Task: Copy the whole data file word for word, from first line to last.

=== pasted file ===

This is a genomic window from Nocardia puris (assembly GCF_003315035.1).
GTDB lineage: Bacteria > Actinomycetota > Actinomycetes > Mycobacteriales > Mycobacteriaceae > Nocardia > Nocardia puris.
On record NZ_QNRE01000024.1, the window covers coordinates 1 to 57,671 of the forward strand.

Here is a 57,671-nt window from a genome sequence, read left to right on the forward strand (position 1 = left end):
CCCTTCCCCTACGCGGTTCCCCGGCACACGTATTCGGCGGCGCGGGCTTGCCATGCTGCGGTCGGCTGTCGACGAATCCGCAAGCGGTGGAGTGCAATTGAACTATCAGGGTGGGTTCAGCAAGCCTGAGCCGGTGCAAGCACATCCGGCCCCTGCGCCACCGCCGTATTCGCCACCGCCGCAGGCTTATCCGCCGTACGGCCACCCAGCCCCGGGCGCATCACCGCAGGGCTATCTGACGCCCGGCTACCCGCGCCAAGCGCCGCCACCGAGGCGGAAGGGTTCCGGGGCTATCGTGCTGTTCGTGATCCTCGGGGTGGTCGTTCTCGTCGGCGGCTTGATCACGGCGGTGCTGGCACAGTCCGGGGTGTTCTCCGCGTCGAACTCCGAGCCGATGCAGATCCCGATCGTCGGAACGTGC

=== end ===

This is a genomic window from Nocardia puris (assembly GCF_003315035.1).
GTDB lineage: Bacteria > Actinomycetota > Actinomycetes > Mycobacteriales > Mycobacteriaceae > Nocardia > Nocardia puris.
On record NZ_QNRE01000024.1, the window covers coordinates 1 to 57,671 of the forward strand.

Here is a 57,671-nt window from a genome sequence, read left to right on the forward strand (position 1 = left end):
CCCTTCCCCTACGCGGTTCCCCGGCACACGTATTCGGCGGCGCGGGCTTGCCATGCTGCGGTCGGCTGTCGACGAATCCGCAAGCGGTGGAGTGCAATTGAACTATCAGGGTGGGTTCAGCAAGCCTGAGCCGGTGCAAGCACATCCGGCCCCTGCGCCACCGCCGTATTCGCCACCGCCGCAGGCTTATCCGCCGTACGGCCACCCAGCCCCGGGCGCATCACCGCAGGGCTATCTGACGCCCGGCTACCCGCGCCAAGCGCCGCCACCGAGGCGGAAGGGTTCCGGGGCTATCGTGCTGTTCGTGATCCTCGGGGTGGTCGTTCTCGTCGGCGGCTTGATCACGGCGGTGCTGGCACAGTCCGGGGTGTTCTCCGCGTCGAACTCCGAGCCGATGCAGATCCCGATCGTCGGAACGTGC